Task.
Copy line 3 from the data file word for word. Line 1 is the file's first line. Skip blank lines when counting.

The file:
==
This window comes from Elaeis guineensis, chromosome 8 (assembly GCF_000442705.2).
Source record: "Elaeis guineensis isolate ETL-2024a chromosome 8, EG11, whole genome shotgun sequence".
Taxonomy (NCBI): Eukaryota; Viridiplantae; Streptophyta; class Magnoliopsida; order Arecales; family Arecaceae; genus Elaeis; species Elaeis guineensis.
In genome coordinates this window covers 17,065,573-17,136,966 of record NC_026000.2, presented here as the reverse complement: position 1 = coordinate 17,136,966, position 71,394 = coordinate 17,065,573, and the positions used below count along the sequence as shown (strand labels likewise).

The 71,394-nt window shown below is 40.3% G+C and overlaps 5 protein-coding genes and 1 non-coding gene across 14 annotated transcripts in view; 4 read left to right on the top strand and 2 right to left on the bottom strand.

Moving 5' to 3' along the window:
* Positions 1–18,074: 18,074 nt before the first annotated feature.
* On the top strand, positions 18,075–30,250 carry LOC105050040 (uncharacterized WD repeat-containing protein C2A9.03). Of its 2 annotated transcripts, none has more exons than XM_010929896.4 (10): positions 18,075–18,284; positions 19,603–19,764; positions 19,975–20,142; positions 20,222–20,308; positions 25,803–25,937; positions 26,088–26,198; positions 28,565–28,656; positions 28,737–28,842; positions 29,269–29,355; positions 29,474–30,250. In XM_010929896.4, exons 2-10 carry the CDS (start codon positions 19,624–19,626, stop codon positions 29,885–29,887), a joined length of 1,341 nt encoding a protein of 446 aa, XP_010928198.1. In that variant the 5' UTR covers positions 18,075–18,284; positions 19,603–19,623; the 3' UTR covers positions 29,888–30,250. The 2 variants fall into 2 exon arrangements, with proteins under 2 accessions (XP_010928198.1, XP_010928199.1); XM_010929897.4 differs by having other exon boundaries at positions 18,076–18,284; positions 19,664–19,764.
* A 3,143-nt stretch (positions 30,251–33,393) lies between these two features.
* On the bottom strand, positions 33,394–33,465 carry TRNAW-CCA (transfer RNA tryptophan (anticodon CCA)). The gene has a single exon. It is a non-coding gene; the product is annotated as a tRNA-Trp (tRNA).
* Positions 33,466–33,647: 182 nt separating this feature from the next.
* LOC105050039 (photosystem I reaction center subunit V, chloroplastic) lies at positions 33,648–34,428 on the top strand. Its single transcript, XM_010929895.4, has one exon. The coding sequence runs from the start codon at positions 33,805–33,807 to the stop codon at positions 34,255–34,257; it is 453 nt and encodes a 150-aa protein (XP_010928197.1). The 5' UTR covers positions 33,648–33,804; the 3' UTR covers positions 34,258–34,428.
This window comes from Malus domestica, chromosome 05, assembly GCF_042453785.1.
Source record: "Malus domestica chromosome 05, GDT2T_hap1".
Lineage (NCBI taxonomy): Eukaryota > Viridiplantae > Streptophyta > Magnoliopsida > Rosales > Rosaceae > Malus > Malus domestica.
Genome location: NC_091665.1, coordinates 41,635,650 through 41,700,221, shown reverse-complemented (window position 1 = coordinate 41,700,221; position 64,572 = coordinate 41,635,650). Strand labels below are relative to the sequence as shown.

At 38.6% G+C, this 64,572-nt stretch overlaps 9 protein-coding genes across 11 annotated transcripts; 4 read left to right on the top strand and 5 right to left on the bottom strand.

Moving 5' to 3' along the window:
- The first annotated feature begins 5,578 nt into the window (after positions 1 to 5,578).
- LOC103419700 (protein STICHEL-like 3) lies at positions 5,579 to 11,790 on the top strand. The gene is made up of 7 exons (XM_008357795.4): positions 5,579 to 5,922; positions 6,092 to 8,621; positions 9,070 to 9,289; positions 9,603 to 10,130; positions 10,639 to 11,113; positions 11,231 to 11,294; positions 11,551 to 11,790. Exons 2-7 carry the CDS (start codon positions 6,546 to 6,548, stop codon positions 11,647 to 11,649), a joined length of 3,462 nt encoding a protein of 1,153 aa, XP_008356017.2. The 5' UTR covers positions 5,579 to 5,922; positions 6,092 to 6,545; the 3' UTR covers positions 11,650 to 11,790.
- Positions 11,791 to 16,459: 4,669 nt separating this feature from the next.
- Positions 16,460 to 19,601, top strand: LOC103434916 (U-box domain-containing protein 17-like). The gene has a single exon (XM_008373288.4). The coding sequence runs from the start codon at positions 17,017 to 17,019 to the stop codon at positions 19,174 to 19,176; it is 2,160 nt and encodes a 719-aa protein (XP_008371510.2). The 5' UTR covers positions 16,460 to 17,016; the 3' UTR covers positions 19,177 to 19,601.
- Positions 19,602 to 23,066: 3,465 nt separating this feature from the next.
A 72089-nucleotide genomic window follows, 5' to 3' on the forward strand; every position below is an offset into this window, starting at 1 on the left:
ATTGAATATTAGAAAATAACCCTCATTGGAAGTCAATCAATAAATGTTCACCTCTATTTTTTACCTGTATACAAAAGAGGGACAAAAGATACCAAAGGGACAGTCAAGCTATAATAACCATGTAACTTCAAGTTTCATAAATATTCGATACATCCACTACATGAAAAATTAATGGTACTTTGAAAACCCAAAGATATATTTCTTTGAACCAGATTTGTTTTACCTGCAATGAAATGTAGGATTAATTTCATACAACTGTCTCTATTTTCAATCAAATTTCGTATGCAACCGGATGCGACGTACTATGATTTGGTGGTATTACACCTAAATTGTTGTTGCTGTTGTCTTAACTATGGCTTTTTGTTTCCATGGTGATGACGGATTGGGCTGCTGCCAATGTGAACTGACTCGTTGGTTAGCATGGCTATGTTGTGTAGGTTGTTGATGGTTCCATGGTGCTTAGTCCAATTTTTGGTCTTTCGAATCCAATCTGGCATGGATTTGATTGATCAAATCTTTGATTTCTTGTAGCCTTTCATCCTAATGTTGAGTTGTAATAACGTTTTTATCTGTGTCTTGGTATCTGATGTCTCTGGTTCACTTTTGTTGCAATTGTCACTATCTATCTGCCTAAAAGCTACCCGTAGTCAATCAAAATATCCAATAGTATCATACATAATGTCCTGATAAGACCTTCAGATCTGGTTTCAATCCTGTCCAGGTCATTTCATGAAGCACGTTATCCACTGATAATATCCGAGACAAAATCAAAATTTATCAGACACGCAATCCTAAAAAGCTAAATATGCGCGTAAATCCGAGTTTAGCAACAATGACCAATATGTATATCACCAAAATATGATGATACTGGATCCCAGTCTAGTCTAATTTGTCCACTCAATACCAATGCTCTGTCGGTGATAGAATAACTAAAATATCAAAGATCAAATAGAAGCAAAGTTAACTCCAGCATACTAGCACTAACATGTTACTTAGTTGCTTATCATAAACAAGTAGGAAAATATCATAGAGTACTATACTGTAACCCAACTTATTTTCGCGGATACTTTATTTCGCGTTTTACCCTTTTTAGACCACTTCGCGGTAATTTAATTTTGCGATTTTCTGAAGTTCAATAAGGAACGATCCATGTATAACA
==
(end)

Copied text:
Taxonomy (NCBI): Eukaryota; Viridiplantae; Streptophyta; class Magnoliopsida; order Arecales; family Arecaceae; genus Elaeis; species Elaeis guineensis.